The planet Venus is the Morning Star Wapan Achak (Cree), or Wabun Anung (Anishinabe), is translated into English as the Dawn, or Eastern Star. This is the planet Venus seen as the Morning Star. Wapan Achak or Wabun Anung is really a planet orbiting the Sun, so its position cannot be fixed on a star map. Astrologically, Venus is associated with the principles of harmony, beauty, balance, feelings and affections and the urge to sympathize and unite with others. It is involved with the desire for pleasure, comfort and ease. It governs romantic relations, marriage and business partnerships, sex (the origin of the words 'venery' and 'venereal'), the arts, fashion and social life. Venus is the planet of Friday. In languages deriving from Latin, such as Romanian, Spanish, French, and Italian, the word for Friday often resembles the word Venus (vineri, viernes, vendredi and "venerdì" respectively). In Chinese astrology, Venus is associated with the element metal, which is unyielding, strong and persistent. In Indian astrology, Venus is known as Shukra and represents wealth, pleasure and reproduction.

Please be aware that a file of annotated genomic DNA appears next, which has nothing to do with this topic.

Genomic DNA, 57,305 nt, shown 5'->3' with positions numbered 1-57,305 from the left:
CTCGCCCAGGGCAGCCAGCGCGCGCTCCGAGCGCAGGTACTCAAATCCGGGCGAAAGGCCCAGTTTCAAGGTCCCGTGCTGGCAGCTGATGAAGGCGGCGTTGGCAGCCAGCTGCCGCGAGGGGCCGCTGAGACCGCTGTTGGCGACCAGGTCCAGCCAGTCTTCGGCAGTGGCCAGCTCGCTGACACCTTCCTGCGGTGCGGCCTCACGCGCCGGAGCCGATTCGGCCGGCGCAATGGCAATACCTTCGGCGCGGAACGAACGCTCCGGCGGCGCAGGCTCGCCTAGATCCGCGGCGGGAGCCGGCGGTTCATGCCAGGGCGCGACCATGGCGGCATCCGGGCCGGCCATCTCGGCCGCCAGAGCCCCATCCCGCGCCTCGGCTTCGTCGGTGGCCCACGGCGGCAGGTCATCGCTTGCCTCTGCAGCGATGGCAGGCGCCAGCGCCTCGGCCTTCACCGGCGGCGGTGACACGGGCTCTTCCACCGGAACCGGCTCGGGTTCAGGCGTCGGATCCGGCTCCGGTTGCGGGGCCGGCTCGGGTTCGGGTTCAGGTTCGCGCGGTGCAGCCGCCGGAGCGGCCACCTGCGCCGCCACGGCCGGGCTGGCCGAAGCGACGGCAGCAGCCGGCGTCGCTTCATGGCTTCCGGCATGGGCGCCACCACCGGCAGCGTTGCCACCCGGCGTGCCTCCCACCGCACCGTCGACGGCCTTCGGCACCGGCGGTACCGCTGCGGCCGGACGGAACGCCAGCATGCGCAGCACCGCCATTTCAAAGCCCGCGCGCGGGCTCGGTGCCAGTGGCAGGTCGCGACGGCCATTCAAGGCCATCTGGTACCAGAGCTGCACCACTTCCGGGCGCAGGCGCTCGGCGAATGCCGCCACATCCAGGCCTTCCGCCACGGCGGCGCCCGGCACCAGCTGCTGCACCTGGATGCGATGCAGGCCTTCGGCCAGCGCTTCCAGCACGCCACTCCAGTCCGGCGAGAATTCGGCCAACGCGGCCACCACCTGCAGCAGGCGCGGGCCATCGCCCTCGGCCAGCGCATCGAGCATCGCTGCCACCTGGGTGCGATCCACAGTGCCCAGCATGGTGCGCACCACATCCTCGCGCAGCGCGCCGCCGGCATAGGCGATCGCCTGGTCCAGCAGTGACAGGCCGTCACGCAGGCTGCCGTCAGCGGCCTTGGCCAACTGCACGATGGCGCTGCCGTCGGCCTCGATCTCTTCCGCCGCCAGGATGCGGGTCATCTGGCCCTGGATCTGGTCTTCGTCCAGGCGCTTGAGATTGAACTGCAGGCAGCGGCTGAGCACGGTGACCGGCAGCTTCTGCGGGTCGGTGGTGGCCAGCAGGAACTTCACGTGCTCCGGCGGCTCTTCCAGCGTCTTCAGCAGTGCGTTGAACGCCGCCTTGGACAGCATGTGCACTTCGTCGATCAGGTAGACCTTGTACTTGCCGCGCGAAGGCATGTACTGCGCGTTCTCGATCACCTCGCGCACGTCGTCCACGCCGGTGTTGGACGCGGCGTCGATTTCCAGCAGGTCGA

Near Oraibi, Arizona, there is a petroglyph known as Prophecy Rock, which symbolizes many Hopi prophecies. Its interpretation is: The large human figure on the left is the Great Spirit. The bow in his left hand represents his instructions to the Hopi to lay down their weapons. The vertical line to the right of the Great Spirit is a time scale in thousands of years. The point at which the great Spirit touches the line is the time of his return. The "life path" established by the Great Spirit divides into the lower, narrow path of continuous Life in harmony with nature and the wide upper road of white man's scientific achievements. The bar between the paths, above the cross, is the coming of white men; the Cross is that of Christianity. The circle below the cross represents the continuous Path of Life. The four small human figures on the upper road represent, on one level, the past three worlds and the present; on another level, the figures indicate that some of the Hopi will travel the white man's path, having been seduced by its glamour. The two circles on the lower Path of Life are the "great shaking of the earth" (World Wars One and Two). The swastika in the sun and the Celtic cross represent the two helpers of Pahana, the True White Brother. The short line that returns to the straight Path of Life is the last chance for people to turn back to nature before the upper road disintegrates and dissipates. The small circle above the Path of Life, after the last chance, is the Great Purification, after which corn will grow in abundance again when the Great Spirit returns. And the Path of Life continues forever. The Hopi shield in the lower right corner symbolizes the Earth and the Four-Corners area where the Hopi have been reserved. The arms of the cross also represent the four directions in which they migrated according to the instructions of the Great Spirit. The dots represent the four colors of Hopi corn, and the four racial colors of humanity.